Serve Immediately! You can also save these for a few days in the fridge. However, they never last that long in our house.
5 years ago we really took a jump on changing how we eat. We had already taken all of the dye filled foods out of our lives and then we started with all of the processed. No more boxed rice or pasta sides for us!!
We discovered that it is a ton easier to make it from scratch than to make the processed mixes. When we make quinoa, we normally make a double batch so that we have leftovers for the next day.
What is quinoa?
Quinoa (pronounced Keen-Wa) is a seed from the quinoa plant. It has been a staple food in Peru and Bolivia.
To cook it, the ratio is 2 liquid to 1 quinoa – We normally make 3 cups for our family of 10… so 3 cups of quinoa to 6 cups of water or broth. Before you cook it, rinse it. If you don’t it could have a bitter flavor.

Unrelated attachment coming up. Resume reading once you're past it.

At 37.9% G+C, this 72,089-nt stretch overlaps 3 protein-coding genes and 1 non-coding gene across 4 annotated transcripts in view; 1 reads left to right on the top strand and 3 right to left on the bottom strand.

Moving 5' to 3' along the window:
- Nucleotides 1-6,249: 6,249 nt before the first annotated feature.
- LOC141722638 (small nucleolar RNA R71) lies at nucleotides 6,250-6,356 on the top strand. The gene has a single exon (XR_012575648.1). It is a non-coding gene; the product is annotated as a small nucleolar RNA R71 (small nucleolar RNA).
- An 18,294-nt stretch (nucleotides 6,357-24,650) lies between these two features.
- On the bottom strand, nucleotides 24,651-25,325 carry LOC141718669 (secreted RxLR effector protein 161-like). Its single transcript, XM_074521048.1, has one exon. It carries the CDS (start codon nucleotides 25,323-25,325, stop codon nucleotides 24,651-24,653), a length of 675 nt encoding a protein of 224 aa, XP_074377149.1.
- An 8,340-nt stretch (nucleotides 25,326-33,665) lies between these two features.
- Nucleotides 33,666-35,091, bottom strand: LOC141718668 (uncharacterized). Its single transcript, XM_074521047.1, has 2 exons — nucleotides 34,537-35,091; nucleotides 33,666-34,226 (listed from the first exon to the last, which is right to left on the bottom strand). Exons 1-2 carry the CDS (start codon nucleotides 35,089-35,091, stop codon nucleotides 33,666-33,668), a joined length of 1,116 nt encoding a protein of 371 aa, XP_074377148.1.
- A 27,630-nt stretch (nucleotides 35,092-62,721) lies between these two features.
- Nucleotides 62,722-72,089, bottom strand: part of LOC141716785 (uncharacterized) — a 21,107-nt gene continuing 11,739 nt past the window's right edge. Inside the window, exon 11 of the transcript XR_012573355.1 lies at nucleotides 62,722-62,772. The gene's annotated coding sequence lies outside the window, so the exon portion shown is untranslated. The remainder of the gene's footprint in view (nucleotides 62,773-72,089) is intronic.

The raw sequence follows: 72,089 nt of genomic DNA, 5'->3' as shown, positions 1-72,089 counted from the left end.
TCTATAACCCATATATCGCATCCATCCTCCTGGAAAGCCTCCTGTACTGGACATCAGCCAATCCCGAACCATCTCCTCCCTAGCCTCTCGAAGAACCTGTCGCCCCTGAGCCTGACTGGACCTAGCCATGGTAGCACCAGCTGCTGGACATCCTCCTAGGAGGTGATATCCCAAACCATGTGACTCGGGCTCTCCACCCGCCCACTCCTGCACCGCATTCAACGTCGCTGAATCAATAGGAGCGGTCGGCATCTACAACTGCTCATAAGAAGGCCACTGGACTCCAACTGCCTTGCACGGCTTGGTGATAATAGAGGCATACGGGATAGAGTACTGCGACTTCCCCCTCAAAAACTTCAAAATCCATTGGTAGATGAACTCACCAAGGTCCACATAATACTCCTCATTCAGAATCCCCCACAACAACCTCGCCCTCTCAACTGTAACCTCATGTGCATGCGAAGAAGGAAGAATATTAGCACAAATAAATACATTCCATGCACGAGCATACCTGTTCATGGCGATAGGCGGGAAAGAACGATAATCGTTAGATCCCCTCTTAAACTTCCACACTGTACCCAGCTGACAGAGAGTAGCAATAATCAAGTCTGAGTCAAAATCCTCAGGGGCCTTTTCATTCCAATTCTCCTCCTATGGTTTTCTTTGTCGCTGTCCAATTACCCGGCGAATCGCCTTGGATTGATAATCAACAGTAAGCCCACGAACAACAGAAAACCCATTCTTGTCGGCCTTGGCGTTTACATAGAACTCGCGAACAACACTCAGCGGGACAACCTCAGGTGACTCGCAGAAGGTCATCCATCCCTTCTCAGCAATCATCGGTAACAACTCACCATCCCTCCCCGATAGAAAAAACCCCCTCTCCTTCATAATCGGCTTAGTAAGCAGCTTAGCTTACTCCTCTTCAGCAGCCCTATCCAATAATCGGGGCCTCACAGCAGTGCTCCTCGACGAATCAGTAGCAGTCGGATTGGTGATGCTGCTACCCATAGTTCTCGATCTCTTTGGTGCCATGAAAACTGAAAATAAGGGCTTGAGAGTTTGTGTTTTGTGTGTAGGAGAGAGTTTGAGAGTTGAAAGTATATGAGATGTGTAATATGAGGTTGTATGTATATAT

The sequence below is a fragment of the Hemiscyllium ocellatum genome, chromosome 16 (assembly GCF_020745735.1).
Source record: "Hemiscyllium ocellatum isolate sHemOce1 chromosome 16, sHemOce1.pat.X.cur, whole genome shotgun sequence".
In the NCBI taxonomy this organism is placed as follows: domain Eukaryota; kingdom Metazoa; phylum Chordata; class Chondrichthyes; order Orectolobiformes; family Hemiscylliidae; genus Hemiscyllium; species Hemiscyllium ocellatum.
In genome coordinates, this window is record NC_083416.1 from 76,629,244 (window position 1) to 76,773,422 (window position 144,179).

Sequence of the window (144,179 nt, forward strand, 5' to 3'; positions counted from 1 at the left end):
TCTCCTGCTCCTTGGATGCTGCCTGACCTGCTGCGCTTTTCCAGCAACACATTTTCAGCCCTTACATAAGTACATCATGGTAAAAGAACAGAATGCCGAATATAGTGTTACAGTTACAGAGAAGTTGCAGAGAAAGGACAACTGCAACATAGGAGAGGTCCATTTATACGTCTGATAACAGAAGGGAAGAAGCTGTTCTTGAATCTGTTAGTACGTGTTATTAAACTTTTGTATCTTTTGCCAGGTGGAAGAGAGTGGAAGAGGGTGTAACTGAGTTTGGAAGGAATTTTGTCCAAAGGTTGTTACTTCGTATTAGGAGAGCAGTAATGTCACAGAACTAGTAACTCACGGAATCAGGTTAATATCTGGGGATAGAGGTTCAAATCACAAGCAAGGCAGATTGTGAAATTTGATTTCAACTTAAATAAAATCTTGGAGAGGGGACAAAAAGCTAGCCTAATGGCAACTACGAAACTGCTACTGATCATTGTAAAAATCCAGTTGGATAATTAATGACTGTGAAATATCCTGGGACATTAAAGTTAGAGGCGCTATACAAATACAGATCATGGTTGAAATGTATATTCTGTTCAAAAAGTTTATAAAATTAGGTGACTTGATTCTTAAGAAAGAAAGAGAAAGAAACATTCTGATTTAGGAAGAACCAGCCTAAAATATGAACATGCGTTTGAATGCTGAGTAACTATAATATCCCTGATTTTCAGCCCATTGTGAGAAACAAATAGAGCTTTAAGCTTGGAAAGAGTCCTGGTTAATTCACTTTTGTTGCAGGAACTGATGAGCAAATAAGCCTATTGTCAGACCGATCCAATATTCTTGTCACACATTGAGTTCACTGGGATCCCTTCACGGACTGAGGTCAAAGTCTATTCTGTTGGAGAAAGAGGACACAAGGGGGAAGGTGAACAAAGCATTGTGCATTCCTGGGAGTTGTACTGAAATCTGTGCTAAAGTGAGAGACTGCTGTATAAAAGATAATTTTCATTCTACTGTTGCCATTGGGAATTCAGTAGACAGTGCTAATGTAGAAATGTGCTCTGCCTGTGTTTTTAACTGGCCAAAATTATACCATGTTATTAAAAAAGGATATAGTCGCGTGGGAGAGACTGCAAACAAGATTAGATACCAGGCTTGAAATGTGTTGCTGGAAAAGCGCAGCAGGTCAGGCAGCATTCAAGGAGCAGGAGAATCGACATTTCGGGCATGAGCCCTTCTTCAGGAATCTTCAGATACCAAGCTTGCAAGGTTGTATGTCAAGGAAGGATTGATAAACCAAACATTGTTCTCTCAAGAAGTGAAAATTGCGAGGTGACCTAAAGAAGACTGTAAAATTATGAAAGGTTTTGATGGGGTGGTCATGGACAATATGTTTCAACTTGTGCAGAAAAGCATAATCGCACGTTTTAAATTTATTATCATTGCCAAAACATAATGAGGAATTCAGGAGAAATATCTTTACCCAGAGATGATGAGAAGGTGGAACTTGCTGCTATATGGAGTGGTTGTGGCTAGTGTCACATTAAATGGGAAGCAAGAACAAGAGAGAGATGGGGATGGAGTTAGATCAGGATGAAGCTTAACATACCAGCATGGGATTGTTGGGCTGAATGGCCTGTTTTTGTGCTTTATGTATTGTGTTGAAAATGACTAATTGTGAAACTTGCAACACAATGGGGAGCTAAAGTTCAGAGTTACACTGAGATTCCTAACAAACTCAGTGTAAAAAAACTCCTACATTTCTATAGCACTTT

You can also add other things into the quinoa. We have added cheese, chopped veggies, even ranch dip mix, butter or soy sauce.
Here is a favorite that we make with left over quinoa in our house.
Avocado Quinoa Salad
1 cup cooked quinoa, chilled
1 cup cherry tomatoes halved
1 avocado cut in cubes
¼ cup fresh cilantro, chopped
1 cup baby spinach
2 Tablespoon diced red onion
2 Tablespoon lime juice
1 Tablespoon Olive Oil
sea salt to taste
Stir together all ingredients in a bowl and serve! Easy-Peasy
Yes, this time of year is a crazy time… monsoon weather comes up and yes, zucchinis start growing and growing and GROWING!!! I remember the year that I moved to Arizona, about 25 years ago, someone left a bag of zucchini in my mom’s car at the grocery store… The zucchini wars of 1991 in Chino Valley, AZ.
There are many different ways to prepare zucchini… We LOVE Z-Bread – and have now perfects a Gluten-Free version for Trystan… All of the kids gobble this one down! Click here for that recipe!
We make a TON of dried chips during the summer, including kale and zucchini.